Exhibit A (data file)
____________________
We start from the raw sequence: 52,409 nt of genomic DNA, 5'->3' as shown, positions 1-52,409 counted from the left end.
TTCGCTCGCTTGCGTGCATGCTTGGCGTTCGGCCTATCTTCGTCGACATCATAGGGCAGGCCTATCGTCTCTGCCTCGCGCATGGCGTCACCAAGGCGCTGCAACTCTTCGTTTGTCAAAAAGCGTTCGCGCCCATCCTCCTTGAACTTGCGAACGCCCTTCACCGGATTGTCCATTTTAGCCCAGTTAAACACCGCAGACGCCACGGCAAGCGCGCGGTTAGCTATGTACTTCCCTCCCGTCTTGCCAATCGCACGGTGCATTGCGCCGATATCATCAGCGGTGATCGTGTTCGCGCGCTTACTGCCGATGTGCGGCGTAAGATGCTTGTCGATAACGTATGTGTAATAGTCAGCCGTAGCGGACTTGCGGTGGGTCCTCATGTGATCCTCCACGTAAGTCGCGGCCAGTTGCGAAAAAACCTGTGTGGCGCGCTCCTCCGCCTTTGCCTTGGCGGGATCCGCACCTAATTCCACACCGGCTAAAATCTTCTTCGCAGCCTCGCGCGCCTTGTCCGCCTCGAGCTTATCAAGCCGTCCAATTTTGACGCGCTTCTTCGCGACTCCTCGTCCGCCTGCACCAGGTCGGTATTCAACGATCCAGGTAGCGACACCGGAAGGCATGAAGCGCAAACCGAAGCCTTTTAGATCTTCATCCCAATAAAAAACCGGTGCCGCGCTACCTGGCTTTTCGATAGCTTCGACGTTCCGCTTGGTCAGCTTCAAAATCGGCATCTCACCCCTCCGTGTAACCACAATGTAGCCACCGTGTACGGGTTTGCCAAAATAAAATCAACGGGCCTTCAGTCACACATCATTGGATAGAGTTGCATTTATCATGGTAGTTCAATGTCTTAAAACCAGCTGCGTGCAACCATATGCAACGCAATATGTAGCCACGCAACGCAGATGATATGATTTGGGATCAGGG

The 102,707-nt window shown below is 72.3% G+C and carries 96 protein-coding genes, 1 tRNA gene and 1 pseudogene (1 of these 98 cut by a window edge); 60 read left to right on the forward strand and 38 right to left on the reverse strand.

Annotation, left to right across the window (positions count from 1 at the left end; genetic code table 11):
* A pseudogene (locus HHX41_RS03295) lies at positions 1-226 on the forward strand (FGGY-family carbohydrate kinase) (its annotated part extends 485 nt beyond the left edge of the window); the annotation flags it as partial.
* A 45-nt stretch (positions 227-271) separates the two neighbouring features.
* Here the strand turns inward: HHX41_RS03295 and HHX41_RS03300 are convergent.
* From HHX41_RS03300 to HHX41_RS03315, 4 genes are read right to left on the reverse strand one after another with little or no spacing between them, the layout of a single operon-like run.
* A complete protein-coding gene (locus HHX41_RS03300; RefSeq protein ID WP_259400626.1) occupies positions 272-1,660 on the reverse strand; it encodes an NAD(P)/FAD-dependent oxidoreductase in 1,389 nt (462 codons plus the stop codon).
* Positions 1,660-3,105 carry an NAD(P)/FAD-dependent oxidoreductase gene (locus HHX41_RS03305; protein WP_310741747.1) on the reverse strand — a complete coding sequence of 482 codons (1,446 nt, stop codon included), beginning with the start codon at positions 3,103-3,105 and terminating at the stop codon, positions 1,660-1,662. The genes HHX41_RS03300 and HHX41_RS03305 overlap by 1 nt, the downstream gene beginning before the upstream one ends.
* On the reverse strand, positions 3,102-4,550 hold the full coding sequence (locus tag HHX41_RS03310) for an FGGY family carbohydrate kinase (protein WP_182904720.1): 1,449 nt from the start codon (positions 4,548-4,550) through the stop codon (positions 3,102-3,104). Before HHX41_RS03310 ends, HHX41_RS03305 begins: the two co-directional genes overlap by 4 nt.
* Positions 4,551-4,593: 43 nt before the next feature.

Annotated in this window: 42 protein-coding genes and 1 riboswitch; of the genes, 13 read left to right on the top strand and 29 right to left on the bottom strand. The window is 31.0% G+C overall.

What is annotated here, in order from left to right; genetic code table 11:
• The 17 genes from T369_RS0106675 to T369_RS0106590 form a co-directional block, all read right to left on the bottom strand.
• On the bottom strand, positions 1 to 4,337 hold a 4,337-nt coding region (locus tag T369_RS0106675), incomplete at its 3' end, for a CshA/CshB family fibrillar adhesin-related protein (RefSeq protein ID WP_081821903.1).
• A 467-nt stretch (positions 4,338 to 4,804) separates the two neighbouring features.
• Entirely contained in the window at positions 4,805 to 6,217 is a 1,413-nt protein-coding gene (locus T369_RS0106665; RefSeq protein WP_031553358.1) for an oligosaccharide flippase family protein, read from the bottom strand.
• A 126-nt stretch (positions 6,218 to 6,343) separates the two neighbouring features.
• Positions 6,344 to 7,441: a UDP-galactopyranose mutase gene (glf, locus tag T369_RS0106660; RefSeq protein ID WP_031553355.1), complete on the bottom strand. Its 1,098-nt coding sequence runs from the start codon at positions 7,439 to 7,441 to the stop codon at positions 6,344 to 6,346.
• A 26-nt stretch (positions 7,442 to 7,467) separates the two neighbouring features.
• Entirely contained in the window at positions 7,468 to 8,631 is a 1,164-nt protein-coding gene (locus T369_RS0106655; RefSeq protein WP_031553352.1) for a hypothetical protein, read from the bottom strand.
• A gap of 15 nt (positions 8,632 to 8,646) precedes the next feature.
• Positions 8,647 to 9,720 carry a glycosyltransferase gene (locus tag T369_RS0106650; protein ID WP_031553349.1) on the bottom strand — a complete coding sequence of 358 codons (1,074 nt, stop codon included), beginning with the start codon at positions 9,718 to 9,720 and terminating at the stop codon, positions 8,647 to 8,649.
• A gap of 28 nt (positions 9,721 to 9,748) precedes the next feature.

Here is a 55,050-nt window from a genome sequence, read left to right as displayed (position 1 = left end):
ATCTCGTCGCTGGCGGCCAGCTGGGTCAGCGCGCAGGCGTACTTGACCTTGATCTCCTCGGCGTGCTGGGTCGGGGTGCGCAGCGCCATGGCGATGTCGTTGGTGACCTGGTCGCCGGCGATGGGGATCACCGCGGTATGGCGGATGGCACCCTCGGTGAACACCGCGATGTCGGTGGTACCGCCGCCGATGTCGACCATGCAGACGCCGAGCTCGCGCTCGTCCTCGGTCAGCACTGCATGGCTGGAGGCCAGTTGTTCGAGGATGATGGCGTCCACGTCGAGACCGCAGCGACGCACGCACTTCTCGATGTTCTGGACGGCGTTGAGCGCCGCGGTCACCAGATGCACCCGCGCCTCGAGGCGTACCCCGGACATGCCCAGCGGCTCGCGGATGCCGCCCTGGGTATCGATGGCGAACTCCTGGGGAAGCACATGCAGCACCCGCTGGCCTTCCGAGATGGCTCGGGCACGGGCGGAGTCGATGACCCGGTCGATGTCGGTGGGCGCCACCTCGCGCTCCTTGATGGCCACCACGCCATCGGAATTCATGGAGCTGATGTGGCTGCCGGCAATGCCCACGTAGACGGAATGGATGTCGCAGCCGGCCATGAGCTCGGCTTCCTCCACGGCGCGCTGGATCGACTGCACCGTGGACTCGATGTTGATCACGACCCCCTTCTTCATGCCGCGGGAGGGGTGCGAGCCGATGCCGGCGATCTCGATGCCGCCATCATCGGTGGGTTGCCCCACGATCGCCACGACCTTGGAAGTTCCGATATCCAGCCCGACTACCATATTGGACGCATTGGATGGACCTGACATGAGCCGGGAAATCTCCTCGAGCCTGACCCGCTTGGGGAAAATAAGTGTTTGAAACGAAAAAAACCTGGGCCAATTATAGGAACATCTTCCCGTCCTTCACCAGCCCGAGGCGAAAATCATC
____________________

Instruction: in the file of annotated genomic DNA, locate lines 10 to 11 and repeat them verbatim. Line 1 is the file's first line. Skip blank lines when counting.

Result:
* Positions 1,660-3,105 carry an NAD(P)/FAD-dependent oxidoreductase gene (locus HHX41_RS03305; protein WP_310741747.1) on the reverse strand — a complete coding sequence of 482 codons (1,446 nt, stop codon included), beginning with the start codon at positions 3,103-3,105 and terminating at the stop codon, positions 1,660-1,662. The genes HHX41_RS03300 and HHX41_RS03305 overlap by 1 nt, the downstream gene beginning before the upstream one ends.
* On the reverse strand, positions 3,102-4,550 hold the full coding sequence (locus tag HHX41_RS03310) for an FGGY family carbohydrate kinase (protein WP_182904720.1): 1,449 nt from the start codon (positions 4,548-4,550) through the stop codon (positions 3,102-3,104). Before HHX41_RS03310 ends, HHX41_RS03305 begins: the two co-directional genes overlap by 4 nt.